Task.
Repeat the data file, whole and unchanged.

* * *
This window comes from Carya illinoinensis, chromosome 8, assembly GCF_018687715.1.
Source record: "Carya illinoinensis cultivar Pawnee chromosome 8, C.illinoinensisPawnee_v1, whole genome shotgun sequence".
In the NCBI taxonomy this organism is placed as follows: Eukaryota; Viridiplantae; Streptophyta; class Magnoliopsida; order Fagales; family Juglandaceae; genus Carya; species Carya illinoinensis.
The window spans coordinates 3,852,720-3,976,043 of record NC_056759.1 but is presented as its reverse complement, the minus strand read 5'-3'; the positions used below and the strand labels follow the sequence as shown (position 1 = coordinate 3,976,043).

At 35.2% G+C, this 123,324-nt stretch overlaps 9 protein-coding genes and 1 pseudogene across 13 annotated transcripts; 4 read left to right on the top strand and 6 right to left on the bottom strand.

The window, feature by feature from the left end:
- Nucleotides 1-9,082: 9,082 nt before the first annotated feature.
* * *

This window comes from Carya illinoinensis, chromosome 8, assembly GCF_018687715.1.
Source record: "Carya illinoinensis cultivar Pawnee chromosome 8, C.illinoinensisPawnee_v1, whole genome shotgun sequence".
In the NCBI taxonomy this organism is placed as follows: Eukaryota; Viridiplantae; Streptophyta; class Magnoliopsida; order Fagales; family Juglandaceae; genus Carya; species Carya illinoinensis.
The window spans coordinates 3,852,720-3,976,043 of record NC_056759.1 but is presented as its reverse complement, the minus strand read 5'-3'; the positions used below and the strand labels follow the sequence as shown (position 1 = coordinate 3,976,043).

At 35.2% G+C, this 123,324-nt stretch overlaps 9 protein-coding genes and 1 pseudogene across 13 annotated transcripts; 4 read left to right on the top strand and 6 right to left on the bottom strand.

The window, feature by feature from the left end:
- Nucleotides 1-9,082: 9,082 nt before the first annotated feature.